The latest Nielsen Ratings still list YR at the top of daytime's scripted fare. For the week ending April 25, 2014, the show carved a 4.467 mark, which easily outpaced 'The Bold and the Beautiful' (3.333), 'General Hospital' (2.741) and 'Days of Our Lives' (2.353).
Those who feel that CBS' long-running steamer has lost its footing within the past few years have taken to the digital streets. However, YR was being seen by approximately 4.5 million viewers in the fall of 2012 when much-maligned executive producer Jill Farren Phelps officially took over. Through all cast upheavals, ratings' jumps involving Michael Muhney's departure and the aforementioned fan revolts, this show has obviously managed to hold its own.
The test of whether YR can maintain its audience, or increase its list of devotees, is currently being played out. As a nearly-complete shift in storyline directions take place through the spring, a full sampling of summer season numbers should subsequently be quite revealing.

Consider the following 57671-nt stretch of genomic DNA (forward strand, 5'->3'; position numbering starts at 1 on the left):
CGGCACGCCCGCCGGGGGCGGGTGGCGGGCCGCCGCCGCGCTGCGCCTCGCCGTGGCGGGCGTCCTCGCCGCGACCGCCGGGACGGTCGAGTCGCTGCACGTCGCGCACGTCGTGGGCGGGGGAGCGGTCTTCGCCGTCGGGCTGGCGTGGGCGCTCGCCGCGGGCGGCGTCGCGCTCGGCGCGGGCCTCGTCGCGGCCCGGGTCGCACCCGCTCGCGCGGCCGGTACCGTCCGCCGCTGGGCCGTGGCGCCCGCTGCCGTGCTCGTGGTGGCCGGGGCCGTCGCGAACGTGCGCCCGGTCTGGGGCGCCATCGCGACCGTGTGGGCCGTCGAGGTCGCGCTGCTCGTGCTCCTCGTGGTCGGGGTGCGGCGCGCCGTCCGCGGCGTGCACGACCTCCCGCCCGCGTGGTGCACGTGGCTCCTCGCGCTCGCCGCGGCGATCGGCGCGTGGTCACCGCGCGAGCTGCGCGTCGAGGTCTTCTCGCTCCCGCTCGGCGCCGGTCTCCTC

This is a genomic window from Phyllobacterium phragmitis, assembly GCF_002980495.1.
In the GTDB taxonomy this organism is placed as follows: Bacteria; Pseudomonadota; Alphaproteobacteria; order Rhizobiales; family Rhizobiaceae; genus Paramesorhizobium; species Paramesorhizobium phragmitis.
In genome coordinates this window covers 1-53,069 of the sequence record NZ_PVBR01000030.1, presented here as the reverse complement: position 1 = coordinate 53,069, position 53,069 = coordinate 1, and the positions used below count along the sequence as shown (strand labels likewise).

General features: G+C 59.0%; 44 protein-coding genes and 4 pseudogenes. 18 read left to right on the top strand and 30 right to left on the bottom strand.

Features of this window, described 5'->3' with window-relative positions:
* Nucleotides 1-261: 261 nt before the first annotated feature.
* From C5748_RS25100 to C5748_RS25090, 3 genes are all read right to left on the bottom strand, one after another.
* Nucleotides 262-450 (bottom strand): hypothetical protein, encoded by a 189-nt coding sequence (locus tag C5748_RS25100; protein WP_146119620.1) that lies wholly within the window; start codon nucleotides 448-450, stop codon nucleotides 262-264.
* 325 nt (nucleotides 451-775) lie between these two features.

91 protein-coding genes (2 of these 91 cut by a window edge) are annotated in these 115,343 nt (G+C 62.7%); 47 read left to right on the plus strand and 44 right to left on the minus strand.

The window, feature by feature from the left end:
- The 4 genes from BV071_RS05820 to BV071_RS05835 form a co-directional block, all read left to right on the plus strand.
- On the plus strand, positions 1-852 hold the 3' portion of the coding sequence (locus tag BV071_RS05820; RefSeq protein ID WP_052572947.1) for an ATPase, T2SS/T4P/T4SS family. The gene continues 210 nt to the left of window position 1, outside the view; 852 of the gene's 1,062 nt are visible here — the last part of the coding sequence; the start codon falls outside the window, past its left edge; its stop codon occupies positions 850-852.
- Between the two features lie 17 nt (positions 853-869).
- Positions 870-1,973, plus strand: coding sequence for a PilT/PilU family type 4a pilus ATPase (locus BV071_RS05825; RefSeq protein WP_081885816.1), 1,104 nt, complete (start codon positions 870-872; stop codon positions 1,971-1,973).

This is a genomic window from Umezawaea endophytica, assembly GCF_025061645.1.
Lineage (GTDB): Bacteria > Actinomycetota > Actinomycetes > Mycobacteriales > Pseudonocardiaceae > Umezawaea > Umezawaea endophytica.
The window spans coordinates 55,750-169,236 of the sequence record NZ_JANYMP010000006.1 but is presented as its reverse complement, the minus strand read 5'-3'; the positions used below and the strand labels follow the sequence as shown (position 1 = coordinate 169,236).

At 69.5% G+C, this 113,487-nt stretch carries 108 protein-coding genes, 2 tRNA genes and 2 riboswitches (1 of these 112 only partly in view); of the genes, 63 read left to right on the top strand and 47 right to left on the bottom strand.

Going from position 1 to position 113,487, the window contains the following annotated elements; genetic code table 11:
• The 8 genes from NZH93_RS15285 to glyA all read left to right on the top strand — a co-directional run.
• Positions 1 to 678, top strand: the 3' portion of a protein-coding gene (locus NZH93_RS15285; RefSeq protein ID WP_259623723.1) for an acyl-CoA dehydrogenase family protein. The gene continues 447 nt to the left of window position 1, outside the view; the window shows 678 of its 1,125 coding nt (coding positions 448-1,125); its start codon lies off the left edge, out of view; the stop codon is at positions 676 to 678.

With the 'Newman' family fronting numerous arcs, Camryn Grimes reincorporation back into Genoa City as the unveiled 'Mariah', 'Shick' having been reunited, Tristan Rogers serving as Jess Walton's post-'Katherine Chancellor' foil, the 'Winter's' family still working through their non-Drucilla lives, Steve Burton and Jessica Collins squaring off against masterful character actor Ray Wise, Greg Rikaart preparing for life after 'Chloe', 'Cricket' potentially expecting and other tales to be told, it's hard to predict that this steamer can't, at least, maintain the status quo. Number 1 for a quarter-century and still kicking.
Considering the evolving nature of entertainment in general and the plethora of viewing options that are available, YR should easily be visible through its guaranteed multi-year network television run. While loyal viewers rightly require digestible fiction, hardcore fans also understand that daily doses of soap suds are to be taken with a grain of salt and their egos left on the nightstand.